There are two disturbing aspects of Germany's policy vis-a-vis the Israeli-Palestinian conflict. One is Germany's decision to fill the financial gap left by America's decision to stop supporting UNRWA, the UN's Palestinian refugee relief fund. The second is Germany's financial support for the illegal Bedouin village of Khan al-Akmar, located just east of Jerusalem, which Israel's Supreme Court ruled must be evacuated.
Both these things stem from a German moral position, which makes them all the more irritating.
Back in 1981, then-Prime Minister Menahem Begin rebuked German Chancellor Helmut Schmidt for giving moral support to the Palestinian cause. "From a moral point of view," said Begin, "Schmidt's statements certainly rank as the most callous ever heard … it seems that the Holocaust had conveniently slipped his memory. The German debt to the Jewish people," continued Begin, "can never end, not in this generation and not in any other." Schmidt's sympathy for Israel's enemies was all the more troubling in light of what Begin called Germany's "lucrative business deals with Saudi Arabia.''
One could easily find the similarities between the positions taken by Schmidt and Merkel, who now challenges Israel's sense of morality, while at the same time seeking lucrative business deals with Iran. To fully appreciate how problematic Merkel's sense of morality is, one needs to understand UNRWA and Khan al-Ahmar.
UNRWA is the only UN refugee relief organization devoted to a single group of people, the Palestinians. Furthermore, under the auspices of this organization, the number of Palestinian refugees has grown from less than half-a-million in 1948 to more than five million today (so much for Palestinian "genocide").
UNRWA is the institution that invented the notion of hereditary refugee status. No other group of refugees (and there were more than 100 million refugees in the 20th century) was ever granted this counterproductive benefit, which we must conclude has but one goal: to destroy Israel. Likewise, no other group of refugees has benefited from UN aid for such a long period of time. All other refugee crises were solved within a decade or two. But UNRWA continues to nourishing the Palestinian refugee problem for more than 70 years, without showing any signs of fatigue. In this light, Merkel's support of UNRWA is anything but moral.
And if invigorating UNRWA wasn't enough, Germany is actively intervening in Israel's internal affairs by speaking out on behalf of the illegal settlement of Khan al-Ahmar. Since the early 1990s, the Israel Supreme Court has three times ruled against the Bedouin settlement, which was represented by radical left-wing Israeli NGOs bankrolled by European nations, Germany included.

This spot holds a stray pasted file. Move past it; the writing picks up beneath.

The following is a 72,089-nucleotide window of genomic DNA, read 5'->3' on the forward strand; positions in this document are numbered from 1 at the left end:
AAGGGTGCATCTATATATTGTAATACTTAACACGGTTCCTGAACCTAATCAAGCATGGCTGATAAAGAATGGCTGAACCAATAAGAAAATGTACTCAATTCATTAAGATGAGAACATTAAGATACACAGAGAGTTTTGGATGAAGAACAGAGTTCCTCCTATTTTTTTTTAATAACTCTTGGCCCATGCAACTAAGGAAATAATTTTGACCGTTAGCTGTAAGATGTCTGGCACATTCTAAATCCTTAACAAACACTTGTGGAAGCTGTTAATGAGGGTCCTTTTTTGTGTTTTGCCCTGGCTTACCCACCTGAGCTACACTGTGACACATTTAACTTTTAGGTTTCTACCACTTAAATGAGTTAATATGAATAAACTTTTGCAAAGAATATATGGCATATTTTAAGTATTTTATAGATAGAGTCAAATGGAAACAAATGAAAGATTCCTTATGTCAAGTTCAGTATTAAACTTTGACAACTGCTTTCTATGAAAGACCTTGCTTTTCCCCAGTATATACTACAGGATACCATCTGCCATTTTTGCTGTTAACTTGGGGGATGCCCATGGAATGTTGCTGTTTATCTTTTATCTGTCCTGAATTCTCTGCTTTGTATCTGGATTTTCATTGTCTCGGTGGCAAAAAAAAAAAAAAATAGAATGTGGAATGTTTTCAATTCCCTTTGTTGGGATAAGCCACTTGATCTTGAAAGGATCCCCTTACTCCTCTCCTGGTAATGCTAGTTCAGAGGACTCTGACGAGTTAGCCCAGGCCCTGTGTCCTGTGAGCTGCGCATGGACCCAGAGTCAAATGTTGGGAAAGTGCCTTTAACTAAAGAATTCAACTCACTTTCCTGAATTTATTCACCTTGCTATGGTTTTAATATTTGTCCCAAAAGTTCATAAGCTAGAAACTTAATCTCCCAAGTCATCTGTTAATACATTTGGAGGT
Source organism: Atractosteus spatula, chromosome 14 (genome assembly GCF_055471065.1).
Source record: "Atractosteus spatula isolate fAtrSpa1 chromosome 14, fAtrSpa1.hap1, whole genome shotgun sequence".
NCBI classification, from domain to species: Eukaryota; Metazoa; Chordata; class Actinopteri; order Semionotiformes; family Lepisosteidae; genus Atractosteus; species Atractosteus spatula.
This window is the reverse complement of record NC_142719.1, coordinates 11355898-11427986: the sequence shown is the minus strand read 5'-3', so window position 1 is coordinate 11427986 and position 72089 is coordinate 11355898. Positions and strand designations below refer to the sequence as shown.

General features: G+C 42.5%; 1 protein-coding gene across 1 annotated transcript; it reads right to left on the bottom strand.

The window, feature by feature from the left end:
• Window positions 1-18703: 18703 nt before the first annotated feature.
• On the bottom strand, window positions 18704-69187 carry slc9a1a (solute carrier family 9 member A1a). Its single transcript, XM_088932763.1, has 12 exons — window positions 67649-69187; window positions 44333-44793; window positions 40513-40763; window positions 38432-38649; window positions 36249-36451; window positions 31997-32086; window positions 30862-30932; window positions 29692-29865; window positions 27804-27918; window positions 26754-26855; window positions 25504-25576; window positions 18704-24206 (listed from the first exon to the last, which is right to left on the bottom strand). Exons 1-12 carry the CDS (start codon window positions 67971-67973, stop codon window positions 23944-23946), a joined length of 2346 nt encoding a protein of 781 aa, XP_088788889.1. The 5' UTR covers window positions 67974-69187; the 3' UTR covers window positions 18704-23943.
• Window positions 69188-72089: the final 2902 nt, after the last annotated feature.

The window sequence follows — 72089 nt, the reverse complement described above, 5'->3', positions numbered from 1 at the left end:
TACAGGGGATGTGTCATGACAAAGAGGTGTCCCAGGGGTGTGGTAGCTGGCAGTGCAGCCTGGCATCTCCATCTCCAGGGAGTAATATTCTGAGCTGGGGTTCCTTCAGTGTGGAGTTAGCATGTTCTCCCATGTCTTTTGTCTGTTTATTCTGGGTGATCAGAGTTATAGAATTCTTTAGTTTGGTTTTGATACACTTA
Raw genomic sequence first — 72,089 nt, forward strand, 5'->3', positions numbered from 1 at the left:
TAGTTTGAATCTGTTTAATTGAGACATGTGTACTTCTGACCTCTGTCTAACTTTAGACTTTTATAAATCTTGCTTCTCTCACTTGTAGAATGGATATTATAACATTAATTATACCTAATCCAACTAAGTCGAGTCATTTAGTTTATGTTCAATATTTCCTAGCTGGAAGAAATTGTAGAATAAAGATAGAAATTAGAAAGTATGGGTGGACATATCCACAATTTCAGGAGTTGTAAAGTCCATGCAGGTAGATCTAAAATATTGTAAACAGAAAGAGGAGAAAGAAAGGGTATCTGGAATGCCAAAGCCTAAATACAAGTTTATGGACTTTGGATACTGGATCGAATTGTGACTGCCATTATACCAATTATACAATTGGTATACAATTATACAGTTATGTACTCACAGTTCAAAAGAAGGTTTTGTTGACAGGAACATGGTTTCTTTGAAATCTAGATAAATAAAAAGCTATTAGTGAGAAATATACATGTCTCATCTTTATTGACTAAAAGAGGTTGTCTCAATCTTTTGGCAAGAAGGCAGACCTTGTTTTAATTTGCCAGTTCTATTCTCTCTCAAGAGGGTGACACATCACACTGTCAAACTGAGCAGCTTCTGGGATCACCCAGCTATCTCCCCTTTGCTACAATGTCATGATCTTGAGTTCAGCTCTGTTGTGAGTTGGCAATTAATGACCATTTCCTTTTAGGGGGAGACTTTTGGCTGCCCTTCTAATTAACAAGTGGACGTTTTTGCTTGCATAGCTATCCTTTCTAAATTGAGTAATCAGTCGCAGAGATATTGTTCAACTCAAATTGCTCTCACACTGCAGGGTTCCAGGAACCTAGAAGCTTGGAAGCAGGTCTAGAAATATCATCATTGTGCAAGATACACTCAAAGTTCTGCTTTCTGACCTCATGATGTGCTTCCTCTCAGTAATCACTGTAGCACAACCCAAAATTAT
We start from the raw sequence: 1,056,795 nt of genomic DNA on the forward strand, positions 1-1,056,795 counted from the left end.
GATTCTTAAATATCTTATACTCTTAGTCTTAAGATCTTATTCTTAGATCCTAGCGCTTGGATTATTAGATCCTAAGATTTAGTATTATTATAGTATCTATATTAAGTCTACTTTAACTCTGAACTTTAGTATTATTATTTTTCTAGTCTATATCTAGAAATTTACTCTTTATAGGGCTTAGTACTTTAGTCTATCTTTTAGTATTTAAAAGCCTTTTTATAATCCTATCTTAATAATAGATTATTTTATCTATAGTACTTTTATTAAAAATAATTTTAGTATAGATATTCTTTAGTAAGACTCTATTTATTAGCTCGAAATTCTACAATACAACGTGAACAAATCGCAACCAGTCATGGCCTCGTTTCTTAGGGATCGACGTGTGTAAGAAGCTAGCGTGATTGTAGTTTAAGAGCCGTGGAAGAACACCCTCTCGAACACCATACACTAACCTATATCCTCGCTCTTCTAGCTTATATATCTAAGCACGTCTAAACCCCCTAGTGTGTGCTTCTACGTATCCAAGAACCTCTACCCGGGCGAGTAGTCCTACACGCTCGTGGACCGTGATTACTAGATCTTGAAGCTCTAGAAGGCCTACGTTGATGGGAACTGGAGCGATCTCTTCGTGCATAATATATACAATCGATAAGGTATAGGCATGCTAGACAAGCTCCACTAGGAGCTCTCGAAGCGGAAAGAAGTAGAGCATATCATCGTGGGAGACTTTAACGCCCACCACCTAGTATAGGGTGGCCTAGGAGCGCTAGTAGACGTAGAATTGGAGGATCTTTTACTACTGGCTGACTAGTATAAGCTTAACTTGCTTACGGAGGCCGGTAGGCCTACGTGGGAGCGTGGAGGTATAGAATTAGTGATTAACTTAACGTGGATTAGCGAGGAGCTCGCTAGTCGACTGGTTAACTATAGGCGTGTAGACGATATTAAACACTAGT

As someone who once lived in the town of Ma'aleh Adumim, I followed closely how the few tents of the Jahalin tribe situated just half a mile from my house slowly became a village of shacks that now nearly surrounds Ma'aleh Adumim. The Jahalin faction now living in the West Bank broke away the part of their tribe that resides in "Israel proper" over some sort of internal feud shortly after the 1948 War of Independence. It wasn't until the 1990s that the Jahalin in the West Bank began to identify themselves as Palestinians, and they did so only because it was economically expedient to do so.
The repeated appeals to the Supreme Court, and Israel's sluggish implementation of the court's rulings, has turned Europe's attention to this shabby village. It was quickly became a case study for Israel's alleged immorality and Europe's commitment to the supposedly moral causes of all peoples who hate Israel with a passion. This, according to Merkel, is a sound moral position.
It would have been one thing to criticize Israel if it was truly an incarnation of apartheid South Africa. It is an entirely different thing when, Germany of all countries, accuses Israel of lacking morality, while at the same time supporting the immoral agendas of both the Palestinians and Iran.
This is what's so irritating about what amounts to condescending preaching coming from a country that lost any right to chastise Israel. As Israeli journalist Shimon Riklin rightly said, when it comes to criticizing Israel, Germany should keep its mouth shut for the next 2,000 years.